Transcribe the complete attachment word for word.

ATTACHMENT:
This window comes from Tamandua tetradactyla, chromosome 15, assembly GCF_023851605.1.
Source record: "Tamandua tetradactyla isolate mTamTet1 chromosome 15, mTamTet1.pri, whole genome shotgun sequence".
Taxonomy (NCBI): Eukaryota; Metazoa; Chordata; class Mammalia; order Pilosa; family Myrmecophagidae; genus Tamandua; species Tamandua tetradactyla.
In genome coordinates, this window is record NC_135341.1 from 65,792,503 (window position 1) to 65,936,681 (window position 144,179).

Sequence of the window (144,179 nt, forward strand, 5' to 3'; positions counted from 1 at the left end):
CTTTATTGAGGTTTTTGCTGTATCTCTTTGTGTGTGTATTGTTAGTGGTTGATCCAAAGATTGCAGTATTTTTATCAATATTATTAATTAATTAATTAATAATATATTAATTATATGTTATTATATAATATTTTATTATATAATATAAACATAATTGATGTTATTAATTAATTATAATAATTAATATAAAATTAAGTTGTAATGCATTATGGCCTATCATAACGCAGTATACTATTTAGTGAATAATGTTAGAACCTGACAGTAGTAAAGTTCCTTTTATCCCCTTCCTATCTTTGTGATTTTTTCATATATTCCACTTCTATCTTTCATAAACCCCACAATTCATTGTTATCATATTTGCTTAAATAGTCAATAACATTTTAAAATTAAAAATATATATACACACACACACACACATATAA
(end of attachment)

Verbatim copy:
This window comes from Tamandua tetradactyla, chromosome 15, assembly GCF_023851605.1.
Source record: "Tamandua tetradactyla isolate mTamTet1 chromosome 15, mTamTet1.pri, whole genome shotgun sequence".
Taxonomy (NCBI): Eukaryota; Metazoa; Chordata; class Mammalia; order Pilosa; family Myrmecophagidae; genus Tamandua; species Tamandua tetradactyla.
In genome coordinates, this window is record NC_135341.1 from 65,792,503 (window position 1) to 65,936,681 (window position 144,179).

Sequence of the window (144,179 nt, forward strand, 5' to 3'; positions counted from 1 at the left end):
CTTTATTGAGGTTTTTGCTGTATCTCTTTGTGTGTGTATTGTTAGTGGTTGATCCAAAGATTGCAGTATTTTTATCAATATTATTAATTAATTAATTAATAATATATTAATTATATGTTATTATATAATATTTTATTATATAATATAAACATAATTGATGTTATTAATTAATTATAATAATTAATATAAAATTAAGTTGTAATGCATTATGGCCTATCATAACGCAGTATACTATTTAGTGAATAATGTTAGAACCTGACAGTAGTAAAGTTCCTTTTATCCCCTTCCTATCTTTGTGATTTTTTCATATATTCCACTTCTATCTTTCATAAACCCCACAATTCATTGTTATCATATTTGCTTAAATAGTCAATAACATTTTAAAATTAAAAATATATATACACACACACACACACATATAA